“His family,” Robin said, almost psychically finishing her thought. “They’re looking for him, Starfire…they miss him. They love him. They want him back.”
Starfire’s eyes welled up with tears as she stared at the smiling young mother and father, gazing down at their daughter, who could not have been older then eight, snuggling the kitten as it batted at her little blonde curls. They looked so happy…
“I’m sorry for deceiving you like this, Starfire…” Robin said quietly, “but I had to show you just what it would mean if you really insisted on keeping that cat. You’d be happy…but they would lose something very precious to them…and they’d never know why. Do you really want to take him away from his family…?”
A pair of emerald tears leaked from her eyes and down her flushed cheeks, her conscience weighing down on her heart. She gazed down at the kitten in her arms, sleeping peacefully. He was so young…and here she was, taking him away from his family before he was even old enough to care for himself, simply for her own happiness and enjoyment…
“X’Hal…” she whispered. “I have been…so terribly selfish…”
Robin laid a hand on her shoulder. “You can still do the right thing, Starfire. You can fix it. I know I can trust you to make the right choice.”
Starfire nodded through her tears, and pointed a shaking finger at the address. “Take me there…please…”
Robin smiled kindly and nodded, climbing back on his cycle. “Hop on.”
Starfire complied, holding the sleeping kitten tightly.
“Rest well, little friend…you will be…where you belong soon,” she whispered to him. The kitten purred in response, and with a touch on Robin’s shoulder, they took off.
The address was harder to find than expected; it was six-thirty in the morning and the sun was starting to rise before they pulled up in front of the driveway. It was a simple house; green grass, a few flowers in the garden, a paleness to the grey paint job on the house. Starfire approached it with heavy footsteps, her eyes unable to leave the kitten in her arms.
“Mreow?” he said, now fully awake and looking curiously around.
It what seemed like no time at all she was at the front door. Starfire steeled her nerves, raised her free hand, and knocked. A handful of tense heartbeats later, a woman opened the door, a little girl peeking out from behind her; Starfire recognized them as the mother and daughter in the photo.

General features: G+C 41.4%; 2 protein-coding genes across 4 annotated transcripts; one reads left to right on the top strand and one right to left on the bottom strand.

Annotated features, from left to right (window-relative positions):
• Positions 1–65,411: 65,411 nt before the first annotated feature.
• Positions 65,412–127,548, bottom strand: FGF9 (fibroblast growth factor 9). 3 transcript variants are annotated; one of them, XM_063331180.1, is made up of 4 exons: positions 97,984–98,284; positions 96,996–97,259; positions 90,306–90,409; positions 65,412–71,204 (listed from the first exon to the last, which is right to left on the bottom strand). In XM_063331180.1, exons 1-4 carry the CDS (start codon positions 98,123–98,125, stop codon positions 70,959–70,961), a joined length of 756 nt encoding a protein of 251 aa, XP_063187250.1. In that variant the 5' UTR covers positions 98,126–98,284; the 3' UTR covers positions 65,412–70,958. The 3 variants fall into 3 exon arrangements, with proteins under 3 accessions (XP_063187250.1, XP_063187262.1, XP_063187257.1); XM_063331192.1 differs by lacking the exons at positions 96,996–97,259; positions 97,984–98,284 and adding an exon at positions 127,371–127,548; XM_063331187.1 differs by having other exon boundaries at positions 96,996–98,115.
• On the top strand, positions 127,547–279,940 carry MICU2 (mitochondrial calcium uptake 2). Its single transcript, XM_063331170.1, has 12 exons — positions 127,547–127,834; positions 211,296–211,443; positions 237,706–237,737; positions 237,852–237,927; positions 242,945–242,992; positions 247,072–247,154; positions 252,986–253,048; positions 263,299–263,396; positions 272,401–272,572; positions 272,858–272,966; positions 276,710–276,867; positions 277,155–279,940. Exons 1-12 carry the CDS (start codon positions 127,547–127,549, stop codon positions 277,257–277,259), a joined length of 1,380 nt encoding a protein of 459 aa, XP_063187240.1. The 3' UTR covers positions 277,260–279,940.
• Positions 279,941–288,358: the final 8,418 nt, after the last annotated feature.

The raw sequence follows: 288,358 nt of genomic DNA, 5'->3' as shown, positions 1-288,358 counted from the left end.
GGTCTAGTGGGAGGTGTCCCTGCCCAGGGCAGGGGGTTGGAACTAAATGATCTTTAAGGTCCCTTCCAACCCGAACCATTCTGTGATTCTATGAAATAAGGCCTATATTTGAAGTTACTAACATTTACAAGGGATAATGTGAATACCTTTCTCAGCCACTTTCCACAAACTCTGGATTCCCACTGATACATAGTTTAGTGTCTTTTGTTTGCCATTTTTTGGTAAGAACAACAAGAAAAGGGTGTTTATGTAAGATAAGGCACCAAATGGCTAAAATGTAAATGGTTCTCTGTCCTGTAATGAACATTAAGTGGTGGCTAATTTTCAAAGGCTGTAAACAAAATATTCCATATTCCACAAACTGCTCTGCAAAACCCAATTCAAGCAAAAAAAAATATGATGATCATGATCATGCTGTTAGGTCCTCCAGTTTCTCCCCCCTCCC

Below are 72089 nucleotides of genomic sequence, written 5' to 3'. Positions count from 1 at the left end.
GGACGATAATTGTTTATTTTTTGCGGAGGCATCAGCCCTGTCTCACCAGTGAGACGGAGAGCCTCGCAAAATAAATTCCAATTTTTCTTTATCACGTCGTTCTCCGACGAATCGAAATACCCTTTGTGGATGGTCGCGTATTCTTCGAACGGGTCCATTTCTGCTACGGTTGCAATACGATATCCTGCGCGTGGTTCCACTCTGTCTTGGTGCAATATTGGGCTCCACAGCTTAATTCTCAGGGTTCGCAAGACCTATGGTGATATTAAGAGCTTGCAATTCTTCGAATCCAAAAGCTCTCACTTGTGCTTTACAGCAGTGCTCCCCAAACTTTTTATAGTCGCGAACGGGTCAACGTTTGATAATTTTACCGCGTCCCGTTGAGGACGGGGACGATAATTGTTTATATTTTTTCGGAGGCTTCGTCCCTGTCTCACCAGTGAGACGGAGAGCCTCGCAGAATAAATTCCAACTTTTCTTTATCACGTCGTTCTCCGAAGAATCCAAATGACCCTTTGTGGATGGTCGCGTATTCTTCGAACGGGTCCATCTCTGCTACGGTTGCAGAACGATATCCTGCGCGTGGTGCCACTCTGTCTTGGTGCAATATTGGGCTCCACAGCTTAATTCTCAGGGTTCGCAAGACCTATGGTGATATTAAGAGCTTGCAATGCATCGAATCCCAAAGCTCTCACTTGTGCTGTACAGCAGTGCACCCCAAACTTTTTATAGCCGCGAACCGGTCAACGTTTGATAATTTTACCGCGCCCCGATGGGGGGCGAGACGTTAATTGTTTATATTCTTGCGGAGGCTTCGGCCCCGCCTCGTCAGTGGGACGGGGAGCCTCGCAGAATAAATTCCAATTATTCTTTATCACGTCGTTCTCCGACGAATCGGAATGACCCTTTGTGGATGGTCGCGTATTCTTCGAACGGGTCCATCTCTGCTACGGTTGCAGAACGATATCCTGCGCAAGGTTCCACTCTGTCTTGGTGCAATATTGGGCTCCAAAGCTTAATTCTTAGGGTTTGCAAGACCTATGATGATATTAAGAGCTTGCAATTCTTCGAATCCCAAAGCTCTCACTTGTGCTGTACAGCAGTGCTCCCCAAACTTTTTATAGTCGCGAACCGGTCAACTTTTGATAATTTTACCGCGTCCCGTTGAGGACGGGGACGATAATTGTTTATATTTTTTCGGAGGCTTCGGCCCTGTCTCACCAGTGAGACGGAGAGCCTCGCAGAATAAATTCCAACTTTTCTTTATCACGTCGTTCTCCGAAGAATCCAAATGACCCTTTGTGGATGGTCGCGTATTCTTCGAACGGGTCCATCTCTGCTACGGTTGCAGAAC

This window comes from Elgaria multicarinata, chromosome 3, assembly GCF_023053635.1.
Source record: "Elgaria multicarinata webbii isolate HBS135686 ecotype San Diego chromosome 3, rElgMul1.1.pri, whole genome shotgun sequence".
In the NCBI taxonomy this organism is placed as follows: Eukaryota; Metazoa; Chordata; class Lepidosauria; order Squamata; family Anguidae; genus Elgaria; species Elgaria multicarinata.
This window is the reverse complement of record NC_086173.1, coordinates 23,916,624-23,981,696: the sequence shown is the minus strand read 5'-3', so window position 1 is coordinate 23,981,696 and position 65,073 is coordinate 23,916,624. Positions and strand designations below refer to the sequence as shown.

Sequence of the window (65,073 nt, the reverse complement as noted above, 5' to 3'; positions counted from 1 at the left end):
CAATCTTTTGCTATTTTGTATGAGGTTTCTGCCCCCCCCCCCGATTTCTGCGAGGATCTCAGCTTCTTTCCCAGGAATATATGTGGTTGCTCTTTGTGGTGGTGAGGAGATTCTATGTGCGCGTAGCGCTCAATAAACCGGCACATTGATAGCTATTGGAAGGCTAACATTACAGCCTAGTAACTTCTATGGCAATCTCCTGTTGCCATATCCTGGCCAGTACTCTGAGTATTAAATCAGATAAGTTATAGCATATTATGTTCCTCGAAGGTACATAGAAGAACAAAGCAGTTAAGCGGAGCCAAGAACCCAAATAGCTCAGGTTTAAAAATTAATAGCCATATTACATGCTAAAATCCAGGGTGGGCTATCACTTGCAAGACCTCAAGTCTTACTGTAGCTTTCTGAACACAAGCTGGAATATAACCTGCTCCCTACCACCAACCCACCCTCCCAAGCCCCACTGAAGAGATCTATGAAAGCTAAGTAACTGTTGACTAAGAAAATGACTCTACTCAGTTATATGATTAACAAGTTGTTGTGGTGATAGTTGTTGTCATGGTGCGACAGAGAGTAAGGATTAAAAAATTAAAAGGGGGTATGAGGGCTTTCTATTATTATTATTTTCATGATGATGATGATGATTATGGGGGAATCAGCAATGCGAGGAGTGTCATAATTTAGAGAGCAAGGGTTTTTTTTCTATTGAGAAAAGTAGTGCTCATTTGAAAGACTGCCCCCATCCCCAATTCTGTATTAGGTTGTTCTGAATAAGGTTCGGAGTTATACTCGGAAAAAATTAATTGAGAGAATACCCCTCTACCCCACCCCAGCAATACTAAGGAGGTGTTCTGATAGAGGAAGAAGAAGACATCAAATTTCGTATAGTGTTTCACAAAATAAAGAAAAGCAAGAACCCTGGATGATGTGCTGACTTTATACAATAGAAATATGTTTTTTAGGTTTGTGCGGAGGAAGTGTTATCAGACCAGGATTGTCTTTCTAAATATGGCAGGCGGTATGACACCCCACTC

Starfire cleared her throat. “I am…sorry to disturb you at such an early hour, but…I do believe this…belongs to you.”
The eyes of both lit up almost immediately, but while the mother was shocked into silence, the girl squealed with delight almost instantly.
“WHISKERS!” she cried as Starfire knelt down and held out the kitten. Immediately she swept the kitten into her own arms, hugging him tightly. “Where did you goooo? I missed you so much!”
“Where did you find him?” the mother asked as Starfire stood up again.
“He was trapped in an alley near a candy store. I discovered him this morning and…gave him bath and food and shelter until I discovered the whereabouts of his owners.”
“Oh, thank you, miss Starfire, thank you,” she said. “I don’t know how we can ever repay you…”
Starfire shook her head. “N-no payment is necessary…”
A pressure on her lower body made her look downward; the little girl had set the kitten on the ground and was hugging Starfire around the waist, looking up at her with the most wonderful smile on her face.
“Thank you miss Starfire!” she echoed her mother before releasing the alien girl and hoisting her kitten into her arms again. Starfire knelt down once more, and the girl held out the kitten for Starfire to pet one more time.
“Now you be good, little Le…Whiskers…” she said, stroking his head. “I shall not forget you, friend…”
A moment later the mother and daughter had returned inside, their family complete again, and closed the door. And for some reason…Starfire wasn’t sad anymore. She thought she would be in tears…but somehow…she was happy. She would miss him, of course…but he was where he belonged now…and seeing them all happy together, as they should be…it made her happy too.
She felt Robin’s hand on her shoulder as she returned to the R-Cycle. “Are you gonna be okay?” he said, concerned.
Starfire turned to him, smiling slowly, and wrapped him in a quick, gentle hug.
“I am more than okay, friend Robin…”
Robin smiled too and hugged her back. “C’mon…let’s go home.”
Starfire took one last look at the house in remembrance, and nodded. “Yes…home.”
Robin gunned the engine, and the twosome sped off into the sunrise.